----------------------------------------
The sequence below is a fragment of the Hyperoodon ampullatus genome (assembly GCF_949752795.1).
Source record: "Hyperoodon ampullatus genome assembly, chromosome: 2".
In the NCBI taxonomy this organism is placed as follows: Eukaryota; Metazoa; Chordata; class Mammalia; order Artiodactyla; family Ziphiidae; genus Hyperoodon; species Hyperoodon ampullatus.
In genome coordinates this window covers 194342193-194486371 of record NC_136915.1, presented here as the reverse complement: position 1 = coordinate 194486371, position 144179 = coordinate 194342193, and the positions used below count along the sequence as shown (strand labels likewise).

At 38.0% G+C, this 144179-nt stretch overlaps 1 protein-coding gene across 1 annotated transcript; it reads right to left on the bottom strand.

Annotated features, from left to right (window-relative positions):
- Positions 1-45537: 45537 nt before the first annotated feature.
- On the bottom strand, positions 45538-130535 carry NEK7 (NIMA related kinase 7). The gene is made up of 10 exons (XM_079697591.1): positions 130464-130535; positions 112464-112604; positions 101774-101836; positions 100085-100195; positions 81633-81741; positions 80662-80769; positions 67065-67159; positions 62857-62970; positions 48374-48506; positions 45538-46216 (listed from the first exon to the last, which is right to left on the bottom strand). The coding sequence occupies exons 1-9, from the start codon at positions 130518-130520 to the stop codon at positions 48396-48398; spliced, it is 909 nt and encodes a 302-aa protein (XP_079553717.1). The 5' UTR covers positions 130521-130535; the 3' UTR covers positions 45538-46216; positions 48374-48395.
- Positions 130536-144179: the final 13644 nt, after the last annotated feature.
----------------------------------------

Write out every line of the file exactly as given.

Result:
The sequence below is a fragment of the Hyperoodon ampullatus genome (assembly GCF_949752795.1).
Source record: "Hyperoodon ampullatus genome assembly, chromosome: 2".
In the NCBI taxonomy this organism is placed as follows: Eukaryota; Metazoa; Chordata; class Mammalia; order Artiodactyla; family Ziphiidae; genus Hyperoodon; species Hyperoodon ampullatus.
In genome coordinates this window covers 194342193-194486371 of record NC_136915.1, presented here as the reverse complement: position 1 = coordinate 194486371, position 144179 = coordinate 194342193, and the positions used below count along the sequence as shown (strand labels likewise).

At 38.0% G+C, this 144179-nt stretch overlaps 1 protein-coding gene across 1 annotated transcript; it reads right to left on the bottom strand.

Annotated features, from left to right (window-relative positions):
- Positions 1-45537: 45537 nt before the first annotated feature.
- On the bottom strand, positions 45538-130535 carry NEK7 (NIMA related kinase 7). The gene is made up of 10 exons (XM_079697591.1): positions 130464-130535; positions 112464-112604; positions 101774-101836; positions 100085-100195; positions 81633-81741; positions 80662-80769; positions 67065-67159; positions 62857-62970; positions 48374-48506; positions 45538-46216 (listed from the first exon to the last, which is right to left on the bottom strand). The coding sequence occupies exons 1-9, from the start codon at positions 130518-130520 to the stop codon at positions 48396-48398; spliced, it is 909 nt and encodes a 302-aa protein (XP_079553717.1). The 5' UTR covers positions 130521-130535; the 3' UTR covers positions 45538-46216; positions 48374-48395.
- Positions 130536-144179: the final 13644 nt, after the last annotated feature.